Tall, Dark, and Deadly Review
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Advances in technology often provide new opportunities to catch up on old releases. Just as the introduction of Blu-ray means that classic (and not-so-classic) older films are now finding their way back to the new release lists, the introduction of e-books (and the rise of e-readers) also means that older books are being rereleased in electronic formats. So now’s the time to stock up on those older releases that you may have missed—like author Heather Graham’s 1999 romantic thriller, Tall, Dark, and Deadly.

When ruthless Miami defense attorney Marnie Newcastle goes missing, most people assume that she’s simply gone off on another weekend fling. Marnie is well-known for her passionate but short-lived affairs—and no one’s surprised when she disappears.

Marnie’s friend and neighbor, Samantha Miller, on the other hand, is convinced that something’s wrong. There’s no way that Marnie would leave just days after moving into her luxurious new home. But she’ll have to work to convince the police.

Things get even more complicated for Sam when she discovers that an old love has just moved into the neighborhood. Rowan Dillon broke her heart years ago, and she wants nothing to do with him now.

As Sam struggles with her old feelings for Rowan, a killer lurks nearby, watching her every move while planning his next step.

Often traveling from the characters’ homes in Miami to the gator-infested swamps of the Everglades, Tall, Dark, and Deadly is the kind of eerie thriller that will often have you glancing over your shoulder, convinced that someone’s watching. While the characters spend plenty of time shopping and partying in Coconut Grove, the moments in the Everglades are book’s best, giving the novel a dark and haunting atmosphere that’s hard to shake off—even on the sunniest of afternoons.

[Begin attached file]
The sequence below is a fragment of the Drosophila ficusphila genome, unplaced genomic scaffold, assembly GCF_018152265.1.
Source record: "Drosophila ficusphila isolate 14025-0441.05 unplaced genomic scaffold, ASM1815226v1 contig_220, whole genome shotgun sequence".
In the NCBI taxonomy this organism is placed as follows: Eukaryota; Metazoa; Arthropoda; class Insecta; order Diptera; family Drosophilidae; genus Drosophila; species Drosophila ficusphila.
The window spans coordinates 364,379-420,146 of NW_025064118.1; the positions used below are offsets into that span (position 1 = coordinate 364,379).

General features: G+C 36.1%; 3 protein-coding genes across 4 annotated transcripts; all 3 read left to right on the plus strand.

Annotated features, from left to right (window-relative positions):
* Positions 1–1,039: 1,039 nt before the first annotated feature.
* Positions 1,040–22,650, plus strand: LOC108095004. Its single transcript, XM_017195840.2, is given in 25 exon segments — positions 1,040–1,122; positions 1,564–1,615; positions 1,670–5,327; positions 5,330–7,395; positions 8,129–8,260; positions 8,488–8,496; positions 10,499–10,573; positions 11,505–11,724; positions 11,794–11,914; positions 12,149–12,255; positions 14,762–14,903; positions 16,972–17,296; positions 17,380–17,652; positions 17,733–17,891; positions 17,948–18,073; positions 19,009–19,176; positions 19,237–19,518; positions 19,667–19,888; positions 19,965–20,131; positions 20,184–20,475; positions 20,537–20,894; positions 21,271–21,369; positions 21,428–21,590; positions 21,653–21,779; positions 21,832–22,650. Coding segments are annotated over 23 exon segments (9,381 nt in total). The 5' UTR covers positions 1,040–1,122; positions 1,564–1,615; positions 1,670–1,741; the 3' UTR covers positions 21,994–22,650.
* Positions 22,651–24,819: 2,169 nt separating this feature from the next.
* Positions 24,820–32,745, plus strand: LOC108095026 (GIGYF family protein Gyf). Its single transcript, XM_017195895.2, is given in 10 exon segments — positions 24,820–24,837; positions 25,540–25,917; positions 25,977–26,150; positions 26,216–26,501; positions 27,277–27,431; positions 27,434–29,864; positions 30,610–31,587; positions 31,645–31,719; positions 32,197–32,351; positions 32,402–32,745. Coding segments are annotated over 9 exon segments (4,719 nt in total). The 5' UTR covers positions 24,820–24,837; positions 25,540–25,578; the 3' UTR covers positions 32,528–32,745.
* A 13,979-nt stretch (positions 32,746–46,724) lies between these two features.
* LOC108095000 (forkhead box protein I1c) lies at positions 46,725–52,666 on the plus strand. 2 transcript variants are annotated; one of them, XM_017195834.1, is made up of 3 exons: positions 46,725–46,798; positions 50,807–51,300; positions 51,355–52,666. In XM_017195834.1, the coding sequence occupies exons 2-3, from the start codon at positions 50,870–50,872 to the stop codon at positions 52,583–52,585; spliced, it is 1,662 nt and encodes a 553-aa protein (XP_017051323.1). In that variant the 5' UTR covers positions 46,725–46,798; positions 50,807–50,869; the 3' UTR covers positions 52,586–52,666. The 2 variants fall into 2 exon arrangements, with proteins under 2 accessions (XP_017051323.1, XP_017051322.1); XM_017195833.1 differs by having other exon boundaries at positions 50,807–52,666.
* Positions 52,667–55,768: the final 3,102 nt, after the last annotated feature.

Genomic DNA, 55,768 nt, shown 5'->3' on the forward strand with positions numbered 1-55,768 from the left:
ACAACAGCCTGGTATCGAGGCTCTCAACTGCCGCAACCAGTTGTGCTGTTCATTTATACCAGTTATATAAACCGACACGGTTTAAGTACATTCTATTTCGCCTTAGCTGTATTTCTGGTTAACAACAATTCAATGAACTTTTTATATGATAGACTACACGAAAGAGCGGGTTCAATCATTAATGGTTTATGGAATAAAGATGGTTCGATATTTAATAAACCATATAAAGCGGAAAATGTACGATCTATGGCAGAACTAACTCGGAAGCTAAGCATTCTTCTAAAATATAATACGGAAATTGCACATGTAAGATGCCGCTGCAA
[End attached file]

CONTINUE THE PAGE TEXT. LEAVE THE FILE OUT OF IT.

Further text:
The mystery is filled with suspicious characters—from local thugs to lecherous lawyers to Marnie’s own troublemaking dad. And Graham does a great job of making them all look equally guilty, keeping readers constantly on their toes as they try to figure out which one is really the killer.

The book’s greatest problems, then, come from the main characters. Rowan is a likable hero—a strong but compassionate man who’s trying to make up for the mistakes in his past. But his back-and-forth, will-they-or-won’t-they relationship with Sam tends to distract from the mystery. Sam, meanwhile, often comes off as jittery and hysterical—and, in her run-ins with Rowan, a little too wishy-washy. Though she’s still hurt by the way their relationship ended all those years ago, her resolve to stay as far away from him as possible wavers almost instantly—and she spends the rest of the book alternately hating him and sleeping with him.

And then there’s Marnie. Though she doesn’t make many appearances in the book, she certainly makes an impression—and not a good one. Readers are supposed to take her rough upbringing into account and feel sorry for her—but she’s such a coldhearted character (not to mention a horrible friend) that, like most of the characters who know her, you’ll have a hard time caring too much about her fate.

While Graham sets up a suspenseful mystery in Tall, Dark, and Deadly, the execution is just a bit awkward, with problematic characters and unnatural dialogue. As far as brainless romantic suspense goes, it’s not a bad choice—but it’s definitely not Graham’s best.

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